Most Americans keep drinking beer, wine and liquor despite believing it hurts drinkers and society, Gallup reported Friday.
A new poll found that 71% of U.S. adults believe alcoholic beverages have a negative effect on drinkers, 75% think they harm society, and 67% down them anyway.
Because of this, the poll suggested Americans are moderate in their drinking habits.
“On the whole, those who are drinking report doing so moderately, averaging about four drinks per week,” Gallup noted in summary.
Among those who believe in the negative effects of alcohol on society and drinkers, the poll found drinkers most likely to say alcohol is “somewhat” harmful. Nondrinkers were most likely to call it “very” harmful.
Drinkers are “more closely divided in their preferences than ever before,” the company added. The poll found that 35% of drinkers consume beer most often, while 31% prefer wine and 30% favor liquor.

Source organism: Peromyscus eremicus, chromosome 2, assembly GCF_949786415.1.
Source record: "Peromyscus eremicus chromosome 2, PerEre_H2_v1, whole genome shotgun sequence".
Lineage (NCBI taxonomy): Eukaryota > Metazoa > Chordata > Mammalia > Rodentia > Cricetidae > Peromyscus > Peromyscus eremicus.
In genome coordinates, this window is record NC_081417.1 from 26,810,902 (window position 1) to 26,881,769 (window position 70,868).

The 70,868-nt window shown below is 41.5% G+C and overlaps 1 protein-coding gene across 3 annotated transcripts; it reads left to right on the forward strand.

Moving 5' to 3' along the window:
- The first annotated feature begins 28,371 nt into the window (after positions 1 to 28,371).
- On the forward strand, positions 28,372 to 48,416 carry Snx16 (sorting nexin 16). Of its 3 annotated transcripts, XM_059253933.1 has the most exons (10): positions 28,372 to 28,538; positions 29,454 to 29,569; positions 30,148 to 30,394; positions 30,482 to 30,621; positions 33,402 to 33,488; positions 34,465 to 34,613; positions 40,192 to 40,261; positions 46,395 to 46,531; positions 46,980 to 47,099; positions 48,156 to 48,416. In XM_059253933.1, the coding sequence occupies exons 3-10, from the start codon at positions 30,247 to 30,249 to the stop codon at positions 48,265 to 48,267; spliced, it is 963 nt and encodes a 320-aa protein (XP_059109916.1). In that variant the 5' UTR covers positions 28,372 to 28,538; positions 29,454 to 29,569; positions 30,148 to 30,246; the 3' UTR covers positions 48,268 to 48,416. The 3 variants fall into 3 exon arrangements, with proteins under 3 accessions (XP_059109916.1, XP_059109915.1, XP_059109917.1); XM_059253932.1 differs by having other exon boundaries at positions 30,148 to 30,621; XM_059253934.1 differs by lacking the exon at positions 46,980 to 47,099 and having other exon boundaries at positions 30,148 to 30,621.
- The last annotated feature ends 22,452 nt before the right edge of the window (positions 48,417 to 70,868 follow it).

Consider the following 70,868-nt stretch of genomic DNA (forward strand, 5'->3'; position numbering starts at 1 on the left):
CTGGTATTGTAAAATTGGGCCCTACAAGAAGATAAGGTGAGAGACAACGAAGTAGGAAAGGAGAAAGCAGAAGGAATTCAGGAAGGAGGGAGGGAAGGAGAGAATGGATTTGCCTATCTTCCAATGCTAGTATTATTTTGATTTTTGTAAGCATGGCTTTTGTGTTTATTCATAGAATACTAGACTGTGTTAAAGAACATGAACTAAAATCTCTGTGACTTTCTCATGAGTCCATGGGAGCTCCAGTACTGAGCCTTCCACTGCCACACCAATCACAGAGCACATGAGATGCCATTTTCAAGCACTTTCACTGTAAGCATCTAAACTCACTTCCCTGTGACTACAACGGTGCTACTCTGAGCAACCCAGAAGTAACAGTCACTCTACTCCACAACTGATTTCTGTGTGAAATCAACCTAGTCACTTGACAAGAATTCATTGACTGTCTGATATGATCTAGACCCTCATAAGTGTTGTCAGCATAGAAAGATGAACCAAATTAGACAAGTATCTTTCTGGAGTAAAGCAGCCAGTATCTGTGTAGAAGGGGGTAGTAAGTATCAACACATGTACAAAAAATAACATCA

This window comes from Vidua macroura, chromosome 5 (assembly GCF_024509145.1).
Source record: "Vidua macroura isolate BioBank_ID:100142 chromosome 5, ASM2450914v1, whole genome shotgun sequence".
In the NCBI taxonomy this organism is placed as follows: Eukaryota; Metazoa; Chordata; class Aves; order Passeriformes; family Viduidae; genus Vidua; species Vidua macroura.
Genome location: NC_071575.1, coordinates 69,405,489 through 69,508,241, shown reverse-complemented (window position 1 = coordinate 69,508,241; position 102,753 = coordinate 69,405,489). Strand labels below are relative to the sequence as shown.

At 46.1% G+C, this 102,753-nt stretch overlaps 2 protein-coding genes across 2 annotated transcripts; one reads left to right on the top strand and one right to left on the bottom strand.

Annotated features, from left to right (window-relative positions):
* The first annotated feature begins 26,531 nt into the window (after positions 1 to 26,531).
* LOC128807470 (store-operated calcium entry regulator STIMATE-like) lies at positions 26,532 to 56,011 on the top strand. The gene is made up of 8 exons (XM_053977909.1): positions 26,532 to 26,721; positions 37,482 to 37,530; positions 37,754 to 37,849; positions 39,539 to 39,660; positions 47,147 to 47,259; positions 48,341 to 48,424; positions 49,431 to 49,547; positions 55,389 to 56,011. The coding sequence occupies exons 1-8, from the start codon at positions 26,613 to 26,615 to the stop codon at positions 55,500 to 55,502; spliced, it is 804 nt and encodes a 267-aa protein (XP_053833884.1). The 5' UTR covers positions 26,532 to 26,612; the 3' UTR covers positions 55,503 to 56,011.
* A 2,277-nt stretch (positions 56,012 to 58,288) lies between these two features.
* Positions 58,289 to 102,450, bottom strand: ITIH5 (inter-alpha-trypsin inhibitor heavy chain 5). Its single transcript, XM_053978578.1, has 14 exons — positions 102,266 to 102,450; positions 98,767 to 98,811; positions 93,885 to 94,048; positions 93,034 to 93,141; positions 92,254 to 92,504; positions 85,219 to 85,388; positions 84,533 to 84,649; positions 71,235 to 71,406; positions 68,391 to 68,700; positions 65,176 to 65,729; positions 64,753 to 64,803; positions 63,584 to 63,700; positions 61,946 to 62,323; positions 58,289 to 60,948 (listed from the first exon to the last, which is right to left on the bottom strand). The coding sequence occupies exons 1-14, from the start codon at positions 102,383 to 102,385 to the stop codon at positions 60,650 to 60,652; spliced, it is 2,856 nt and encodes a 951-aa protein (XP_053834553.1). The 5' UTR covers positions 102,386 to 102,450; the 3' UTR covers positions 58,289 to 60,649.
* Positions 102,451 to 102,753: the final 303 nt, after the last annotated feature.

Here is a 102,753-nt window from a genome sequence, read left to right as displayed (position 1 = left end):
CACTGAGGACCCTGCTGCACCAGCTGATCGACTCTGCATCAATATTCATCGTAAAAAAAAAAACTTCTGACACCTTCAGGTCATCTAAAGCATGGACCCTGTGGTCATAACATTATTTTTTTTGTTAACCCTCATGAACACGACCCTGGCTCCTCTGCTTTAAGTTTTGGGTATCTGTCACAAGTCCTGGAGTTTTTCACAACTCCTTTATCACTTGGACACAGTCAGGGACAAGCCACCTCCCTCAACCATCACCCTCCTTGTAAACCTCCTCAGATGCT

These numbers represent a new high for liquor and a new low for beer in the company’s polling.
Since Gallup started asking the question in 1939, most Americans have said they drink alcohol. That share reached a low of 55% in 1958 and a high of 71% in the late 1970s.
Gallup conducted the randomized national telephone survey of 1,013 adults on July 5-26, reporting a margin of error of plus or minus 4 percentage points at the 95% confidence level for both drinkers and nondrinkers.